Bette, Live at the Continental Baths

 

Caitlyn Jackson brings Bette Midler to life
Caitlyn Jackson brings Bette Midler to life

Full disclosure: Unless Hell in a Handbag Productions really dropped the ball in mounting its latest stage offering, “Bette, Live at the Continental Baths: A Trip Down Mammary Lane,” I was predisposed to love it.

In the first place, as a child born in the 1970s and raised in the ’80s, I’m well positioned to appreciate the canon of work produced by the Divine Ms. M. And secondly, throughout my 20s when I tripped the light fantastic as the unofficial queen of Boys’ Town, I was compared more than once — in appearance and energy — to Midler in her Bathhouse Bette days. A compliment in the extreme.

I’m pleased to report that beyond my own fangirl adoration for Better Midler, and a flattered ego which allows a perceived red-headed kinship with the star, Hell in a Handbag Productions puts on one hell of a tribute. Directed and choreographed by Christopher Pazdernik, with music direction by Jeremy Ramey (who also appears onstage as Midler’s original Continental Baths accompanist, Barry Manilow), “Bette, Live at the Continental Baths: A Trip Down Mammary Lane,” is an exuberant display of humor, showmanship and vocal chops.

This conclusion is largely due to Caitlyn Jackson, who embodies Ms. Midler in the spectacular production. The fact that Jackson is not already an A-list recording artist with a cabinet full of Grammys and Tony awards is a matter of sheer timing and eventuality. Do yourself a favor and catch her in this show, or anything else in which the actress might appear, so you can later tell friends, “I knew her when…” Because Jackson KILLS it. SLAYS it. Like if you close your eyes, it’s easy to believe the woman singing her heart out onstage IS Bette Midler. It’s not just the songs. It’s the verbal and bodily tics. It’s the comedic timing. It’s the way Jackson is able to make every line sound fresh, as though we’re the first audience to hear it. She is simply amazing.

Jackson is capably backed by the Bathhouse Boys, T.J. Crawford and Will Wilhelm. In addition to being talented vocalists in their own right, the men provide cheeky humor (pun definitely intended) as Midler’s Ronettes for the newly GLBT-awakened 1970s. With their tiny towels and powerful voices, they ironically and attractively turn traditional nightclub misogyny on its ear, happy to service Queen M. The trio works its way through a list of piano bar standards such as “Mambo Italiano” and “Friends,” also delving into Midler’s professed admiration for the doo-wop hits of the 1960s. Thus the audience is treated to lush, harmonied versions of “Chapel of Love” and “Great Balls of Fire” among other early rock ‘n roll classics.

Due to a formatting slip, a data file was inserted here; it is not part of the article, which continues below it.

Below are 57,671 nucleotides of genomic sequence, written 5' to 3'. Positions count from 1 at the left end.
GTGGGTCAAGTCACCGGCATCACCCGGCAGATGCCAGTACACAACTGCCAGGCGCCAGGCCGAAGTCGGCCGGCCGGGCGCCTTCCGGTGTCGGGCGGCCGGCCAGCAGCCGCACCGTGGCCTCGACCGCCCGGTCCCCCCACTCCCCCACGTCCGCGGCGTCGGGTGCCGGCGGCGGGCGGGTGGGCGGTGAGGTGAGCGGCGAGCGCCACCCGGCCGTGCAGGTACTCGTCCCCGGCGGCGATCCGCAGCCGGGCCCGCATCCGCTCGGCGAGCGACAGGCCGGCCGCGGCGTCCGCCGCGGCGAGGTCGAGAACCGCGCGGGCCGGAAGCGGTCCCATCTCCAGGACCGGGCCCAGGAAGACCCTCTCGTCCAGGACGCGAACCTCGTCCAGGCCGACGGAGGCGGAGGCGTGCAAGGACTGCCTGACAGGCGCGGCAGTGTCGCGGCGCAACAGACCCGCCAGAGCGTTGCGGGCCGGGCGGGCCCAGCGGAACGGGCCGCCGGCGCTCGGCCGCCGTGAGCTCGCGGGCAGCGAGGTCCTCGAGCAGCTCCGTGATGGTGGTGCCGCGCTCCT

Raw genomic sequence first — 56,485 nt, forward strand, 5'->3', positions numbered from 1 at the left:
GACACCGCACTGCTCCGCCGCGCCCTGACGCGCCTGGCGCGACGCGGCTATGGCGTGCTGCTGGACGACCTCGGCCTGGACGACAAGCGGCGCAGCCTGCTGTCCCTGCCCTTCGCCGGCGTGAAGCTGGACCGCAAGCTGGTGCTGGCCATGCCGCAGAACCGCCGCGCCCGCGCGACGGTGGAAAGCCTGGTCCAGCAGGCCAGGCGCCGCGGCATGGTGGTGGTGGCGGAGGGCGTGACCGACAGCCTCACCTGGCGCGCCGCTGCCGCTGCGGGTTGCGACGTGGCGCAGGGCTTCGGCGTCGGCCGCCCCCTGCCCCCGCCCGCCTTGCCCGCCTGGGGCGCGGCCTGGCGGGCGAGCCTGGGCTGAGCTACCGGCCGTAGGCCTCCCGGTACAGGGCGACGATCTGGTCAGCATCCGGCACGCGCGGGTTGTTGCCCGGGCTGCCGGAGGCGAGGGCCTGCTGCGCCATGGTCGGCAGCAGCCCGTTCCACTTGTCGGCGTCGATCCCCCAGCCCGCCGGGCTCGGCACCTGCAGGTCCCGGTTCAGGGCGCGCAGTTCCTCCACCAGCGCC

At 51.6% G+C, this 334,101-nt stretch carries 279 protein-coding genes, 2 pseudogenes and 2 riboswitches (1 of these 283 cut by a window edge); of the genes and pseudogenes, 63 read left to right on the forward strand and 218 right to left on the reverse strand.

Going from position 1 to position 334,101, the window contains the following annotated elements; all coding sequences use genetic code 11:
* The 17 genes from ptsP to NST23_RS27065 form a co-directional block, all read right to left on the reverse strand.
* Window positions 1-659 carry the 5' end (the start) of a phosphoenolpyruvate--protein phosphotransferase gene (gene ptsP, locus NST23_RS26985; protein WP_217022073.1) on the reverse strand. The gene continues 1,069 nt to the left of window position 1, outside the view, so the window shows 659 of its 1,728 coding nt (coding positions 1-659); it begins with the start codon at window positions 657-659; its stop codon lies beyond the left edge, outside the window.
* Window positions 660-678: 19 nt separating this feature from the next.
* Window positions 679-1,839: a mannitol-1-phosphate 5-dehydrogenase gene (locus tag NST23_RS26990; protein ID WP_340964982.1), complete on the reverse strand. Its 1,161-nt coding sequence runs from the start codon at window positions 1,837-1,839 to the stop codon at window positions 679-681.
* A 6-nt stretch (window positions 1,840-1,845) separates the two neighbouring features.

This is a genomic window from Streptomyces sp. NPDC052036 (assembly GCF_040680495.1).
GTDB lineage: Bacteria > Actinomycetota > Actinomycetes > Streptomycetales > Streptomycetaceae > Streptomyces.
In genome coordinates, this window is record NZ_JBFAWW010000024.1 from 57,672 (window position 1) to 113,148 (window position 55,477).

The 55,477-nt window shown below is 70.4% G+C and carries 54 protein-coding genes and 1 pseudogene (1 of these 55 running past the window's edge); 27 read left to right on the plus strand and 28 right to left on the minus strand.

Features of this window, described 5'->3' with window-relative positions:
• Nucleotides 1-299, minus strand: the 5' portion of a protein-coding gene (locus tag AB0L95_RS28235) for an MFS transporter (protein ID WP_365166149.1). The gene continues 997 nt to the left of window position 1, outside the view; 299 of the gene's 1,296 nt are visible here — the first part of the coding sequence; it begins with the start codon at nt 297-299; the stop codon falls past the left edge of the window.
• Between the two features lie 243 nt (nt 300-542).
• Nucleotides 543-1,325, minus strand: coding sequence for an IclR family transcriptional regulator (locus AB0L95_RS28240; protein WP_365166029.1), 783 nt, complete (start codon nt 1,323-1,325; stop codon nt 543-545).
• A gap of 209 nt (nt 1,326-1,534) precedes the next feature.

Press materials characterize “Bette, Live at the Continental Baths” as a “loving recreation of the beginning of Ms. Midler’s stellar career… done in Bette’s inimitable style. Well, nearly inimitable.” I couldn’t agree more. I would also add that the show offers appeal for students of history — musical, the arc of equality and general entertainment — the kind of education that makes one’s face hurt from all the joy.

I have but one complaint: the awful brevity of the show. Running roughly 80 minutes with an intermission, it’s highly likely you’ll be left wanting much more at curtain fall. However, this mild quibble is more than offset by the affordable ticket price ($20 in advance for the regular run), Jackson’s otherworldly talent and the promise of more quality entertainment from Hell in a Handbag Productions’ 2015/2016 season.

“Bette, Live at the Continental Baths: A Trip Down Mammary Lane” runs through August 21 at Mary’s Attic, 5400 N Clark Street, Chicago, IL. For information or tickets, call 800-838-3006 or visit the Hell in a Handbag Productions website.

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